By marrying a vision system with an inexpensive actuation system, students at MIT (Cambridge, MA, USA) have developed a handheld cutting tool that can automatically adjust its position to compensate for any positioning errors caused by a user.
"You load the system up with a digital plan that you would like it to follow, and then you are only responsible for getting it to within a quarter-inch or so of that plan," says Alec Rivers, a PhD student in the Department of Electrical Engineering and Computer Science (EECS). "The system then adjusts the position of the cutting bit within the tool to keep it to the plan."
For the system to follow any given plan, it must first know exactly where it is on the material to be cut. For it to do so, the user first places marker tape containing a black and white pattern onto the material. Then, the system is moved over the material while an on-board camera films the surface and stitches together the video frames it captures into a 2-D map.
The design of an object to be cut is then loaded onto a computer which is registered onto the 2-D map of the material, after which the tool is lined up on the material.
To cut the material, the user only needs to move the tool in a rough approximation of the desired cutting path. The camera on the system tracks the location of the system, while a linear actuation system moves the position of the tool to correct for any deviation from the cutting path.
The system also helps the user to follow the cutting plan by displaying it on a display screen mounted on a frame on the tool.
The researchers presented their design in a paper at this month's Siggraph conference (Los Angeles, CA, USA). A copy of the paper can be found here.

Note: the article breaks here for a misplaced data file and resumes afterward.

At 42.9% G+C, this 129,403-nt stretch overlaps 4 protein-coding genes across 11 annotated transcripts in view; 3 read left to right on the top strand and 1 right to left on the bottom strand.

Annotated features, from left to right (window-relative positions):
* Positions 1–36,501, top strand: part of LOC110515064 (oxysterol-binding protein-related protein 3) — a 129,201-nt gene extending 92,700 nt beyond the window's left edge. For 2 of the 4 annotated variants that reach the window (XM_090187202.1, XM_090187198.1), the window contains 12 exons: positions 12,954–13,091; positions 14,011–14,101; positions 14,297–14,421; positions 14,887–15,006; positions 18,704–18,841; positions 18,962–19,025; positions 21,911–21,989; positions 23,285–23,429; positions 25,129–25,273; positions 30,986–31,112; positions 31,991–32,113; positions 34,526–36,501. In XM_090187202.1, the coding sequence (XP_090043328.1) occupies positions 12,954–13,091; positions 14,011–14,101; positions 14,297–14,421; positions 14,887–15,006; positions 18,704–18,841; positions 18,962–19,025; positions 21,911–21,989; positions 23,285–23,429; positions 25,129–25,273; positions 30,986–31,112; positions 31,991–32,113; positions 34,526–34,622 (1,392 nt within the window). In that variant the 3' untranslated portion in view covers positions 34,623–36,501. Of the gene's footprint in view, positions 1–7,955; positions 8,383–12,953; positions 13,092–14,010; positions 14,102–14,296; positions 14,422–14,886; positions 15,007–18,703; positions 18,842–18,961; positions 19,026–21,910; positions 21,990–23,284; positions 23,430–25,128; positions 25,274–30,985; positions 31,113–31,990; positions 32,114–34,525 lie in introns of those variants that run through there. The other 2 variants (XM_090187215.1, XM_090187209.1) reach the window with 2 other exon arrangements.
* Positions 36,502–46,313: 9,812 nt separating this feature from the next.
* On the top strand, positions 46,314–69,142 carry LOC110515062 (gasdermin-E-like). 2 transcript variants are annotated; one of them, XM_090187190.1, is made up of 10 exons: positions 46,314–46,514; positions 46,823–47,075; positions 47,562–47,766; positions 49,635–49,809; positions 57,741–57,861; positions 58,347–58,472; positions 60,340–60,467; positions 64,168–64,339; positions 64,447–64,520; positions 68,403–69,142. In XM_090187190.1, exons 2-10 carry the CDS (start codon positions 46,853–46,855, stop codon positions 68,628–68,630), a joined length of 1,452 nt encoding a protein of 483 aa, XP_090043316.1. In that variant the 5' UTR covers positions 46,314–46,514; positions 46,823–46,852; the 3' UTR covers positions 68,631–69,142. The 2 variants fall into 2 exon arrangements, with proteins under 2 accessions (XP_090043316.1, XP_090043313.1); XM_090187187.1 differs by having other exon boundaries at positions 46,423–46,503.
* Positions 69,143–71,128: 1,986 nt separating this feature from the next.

Vision Systems Design has covered many notable developments from MIT over the past year. Here are a few that you might find of interest.
1. MIT researchers develop new programming language for image processing
Researchers at MIT's Computer Science and Artificial Intelligence Laboratory (CSAIL; Cambridge, MA, USA) aim to make writing image-processing algorithms easier with a new programming language called Halide.
2. Image processing technique magnifies movement
Researchers at MIT (Cambridge, MA, USA) and Quanta Research Cambridge (Cambridge, MA, USA) have developed a novel image processing technique to reveal and display temporal variations in videos that are difficult or impossible to see with the naked eye.
3. Metal flecks make 3-D imaging magic
By combining a novel sensor with a computer-vision system, researchers in the Massachusetts Institute of Technology's (MIT's) Department of Brain and Cognitive Sciences (Cambridge, MA, USA) have created a portable imaging system that can achieve resolutions previously possible only with large and expensive lab equipment.
4. Time of flight provides cheaper technology option
Researchers led by MIT (Cambridge, MA, USA) Electrical engineering professor Vivek Goyal have developed a new time-of-flight (TOF) sensor that can acquire 3-D depth maps of scenes with high spatial resolution using just a single photodetector and no scanning components.
5. Algorithm cuts down MRI scan time
The time taken to perform a magnetic-resonance-imaging (MRI) scan could be cut from 45 minutes down to just 15 minutes, thanks to a new algorithm developed at the Massachusetts Institute of Technology (MIT; Cambridge, MA, USA).
-- Dave Wilson, Senior Editor, Vision Systems Design